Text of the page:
The making and unmaking of a Tunisian Salafi

The making and unmaking of a Tunisian Salafi
Since the revolution, Tunisian Salafis have enjoyed their freedom, and the community is growing. But under former autocrat Ben Ali, being a Salafi wasn’t easy.
6 min read
16 January, 2015
Salafis in Tunisia have increased in number since 2011 and become more vocal [AFP]

When I first met Amine in the summer 2014, the 29-year old Tunisian was reasonably drunk and surrounded by friends.

He talked with ease, at times a gentleman, at times a joker. He displayed his designer stubble, round glasses and fashionable clothes. But that was after, long after, the time when he was a Salafi.

It is 2006. Nobody knows that Ben Ali's authoritarian regime, in place since 1987, has only five years left. In Tunisia's police state, repression is as fierce against advocates of freedom as it is against religious fundamentalists in the Salafi movement.

Amine is 21. He leads a normal life between university, where he studies economics, and his home in Bab Jedid, a neighbourhood of the capital, Tunis. His father died some years earlier, so he is now the man of the family.

     Salafi discourse, based on the literal interpretation of the Quran, is based on quoting sources.

One day, Amine comes across his high school friend, Aymen. It's been several years since he last saw him. Aymen is standing outside a mosque.

"He used to be the guy who knew most about girls, he was the wild one," Amine recalls, before flashing back to his memories. "That day, he was wearing the beard and the kamis [a traditional religious long shirt]."

"God can save anyone," Aymen explains in 2006. He offers Amine a part-time job in his new business, a print shop. It seems like a good deal and Amine could do with some money.

Getting in

At first, life at the shop is smooth. Aymen won't allow music - Amine finds this strange, but deals with it. After a month, Aymen tells him he can't work with someone who doesn't pray.

The other employee, Ahmed, is also a Salafi. But Amine finds him softer, more gentle. He feels closer to him. Every day, Ahmed invites Amine to prayer. "God is testing you," he tells him.

Amine finally decides to tag along. He won't be left aside anymore. He feels like a teenager who starts smoking in order to stay with his smoker friends.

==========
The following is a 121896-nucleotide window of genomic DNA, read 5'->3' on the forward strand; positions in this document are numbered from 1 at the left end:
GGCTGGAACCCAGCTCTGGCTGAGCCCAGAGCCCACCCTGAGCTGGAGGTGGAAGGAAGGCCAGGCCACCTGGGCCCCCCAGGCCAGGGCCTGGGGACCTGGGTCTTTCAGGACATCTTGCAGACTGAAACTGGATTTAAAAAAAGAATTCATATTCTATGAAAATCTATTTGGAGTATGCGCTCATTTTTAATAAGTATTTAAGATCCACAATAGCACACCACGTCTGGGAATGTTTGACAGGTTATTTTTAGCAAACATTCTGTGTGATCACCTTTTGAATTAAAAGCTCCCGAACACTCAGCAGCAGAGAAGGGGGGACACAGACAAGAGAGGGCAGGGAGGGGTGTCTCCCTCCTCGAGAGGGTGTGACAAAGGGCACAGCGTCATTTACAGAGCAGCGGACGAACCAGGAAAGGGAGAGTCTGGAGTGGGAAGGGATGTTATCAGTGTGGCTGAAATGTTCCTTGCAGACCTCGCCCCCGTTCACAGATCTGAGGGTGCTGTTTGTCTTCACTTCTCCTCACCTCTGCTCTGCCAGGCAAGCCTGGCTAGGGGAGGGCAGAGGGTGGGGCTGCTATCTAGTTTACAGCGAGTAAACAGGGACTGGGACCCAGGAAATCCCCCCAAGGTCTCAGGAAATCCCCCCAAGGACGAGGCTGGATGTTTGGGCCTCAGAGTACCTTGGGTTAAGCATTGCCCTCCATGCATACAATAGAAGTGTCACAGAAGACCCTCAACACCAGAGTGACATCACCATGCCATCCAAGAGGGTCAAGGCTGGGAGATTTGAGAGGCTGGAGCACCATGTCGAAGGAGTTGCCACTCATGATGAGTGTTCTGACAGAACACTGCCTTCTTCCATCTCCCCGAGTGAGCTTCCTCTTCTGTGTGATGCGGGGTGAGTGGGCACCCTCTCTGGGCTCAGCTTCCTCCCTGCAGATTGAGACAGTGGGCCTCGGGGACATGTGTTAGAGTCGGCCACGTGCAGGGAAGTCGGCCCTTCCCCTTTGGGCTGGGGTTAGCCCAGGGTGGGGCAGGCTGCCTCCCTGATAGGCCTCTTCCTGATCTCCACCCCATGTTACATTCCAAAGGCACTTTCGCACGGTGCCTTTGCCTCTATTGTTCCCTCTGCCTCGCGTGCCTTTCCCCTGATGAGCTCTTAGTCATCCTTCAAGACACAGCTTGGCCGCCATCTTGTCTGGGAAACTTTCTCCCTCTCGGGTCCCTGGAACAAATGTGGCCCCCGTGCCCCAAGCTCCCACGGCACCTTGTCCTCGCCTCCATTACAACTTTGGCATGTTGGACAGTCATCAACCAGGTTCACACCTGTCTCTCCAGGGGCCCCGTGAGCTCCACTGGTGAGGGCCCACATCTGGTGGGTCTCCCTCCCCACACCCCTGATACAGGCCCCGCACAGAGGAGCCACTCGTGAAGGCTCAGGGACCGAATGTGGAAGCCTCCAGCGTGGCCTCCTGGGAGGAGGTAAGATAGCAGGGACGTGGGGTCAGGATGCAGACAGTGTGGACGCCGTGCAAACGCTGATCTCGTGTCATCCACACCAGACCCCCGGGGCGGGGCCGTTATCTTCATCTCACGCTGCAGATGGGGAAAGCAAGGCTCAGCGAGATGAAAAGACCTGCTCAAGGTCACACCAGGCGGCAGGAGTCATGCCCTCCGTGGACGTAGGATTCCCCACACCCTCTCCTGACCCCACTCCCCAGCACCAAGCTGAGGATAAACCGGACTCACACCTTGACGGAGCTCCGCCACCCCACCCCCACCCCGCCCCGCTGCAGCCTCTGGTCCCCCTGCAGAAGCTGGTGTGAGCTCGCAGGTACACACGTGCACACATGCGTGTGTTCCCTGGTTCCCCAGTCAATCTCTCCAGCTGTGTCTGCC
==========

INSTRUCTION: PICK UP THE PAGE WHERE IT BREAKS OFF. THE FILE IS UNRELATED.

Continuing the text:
Soon, Amine joins in every day. The water he splashes on his body during ablutions feels like a relief. He does it for himself, keeping ideology at a distance. One day, Aymen recites to him the first 30 verses of the Sura of the Cow.

"It makes the difference between a good and a bad Muslim," Aymen explains.

On his way home, Amine wonders: "Am I a good Muslim?"

He slowly accepts the way things are done at the shop. They listen to audio teachings all day, most of which are forbidden in Ben Ali's Tunisia.

With Salafis barred from hanging around in a mosque after prayer, they have after-parties in smaller, local mosques. Amine observes and listens. Like them, he now fasts on Mondays and Thursdays. On the street, he tries not to look women in the eyes.

Salafism in Tunisia

After decades of repression, most Salafis imprisoned in Tunisia were freed in the aftermath of the revolution. For more than two years, their numbers grew. They set up important social solidarity networks, in their strongholds and elsewhere.

Violent Salafi groups, notably Ansar Al Sharia, were soon held responsible for a number of violent attacks, among them the attack on the US embassy in September 2012.

After a series of attacks on the Tunisian military, leaving a dozen dead in the summer of 2013, the Islamist-led government declared Ansar Al Sharia a “terrorist” group. Its leader, Abou Yadh has been on the run since. Abou Ayoub (alias Salim Kantri), the second in command, was caught early in 2014.

Candidates at the 2014 elections talked about security above all. The new majority now promises a firm hand. According to the International Crisis Group, between 1,000 and 2,000 Salafis close to Ansar al-Sharia are now behind bars.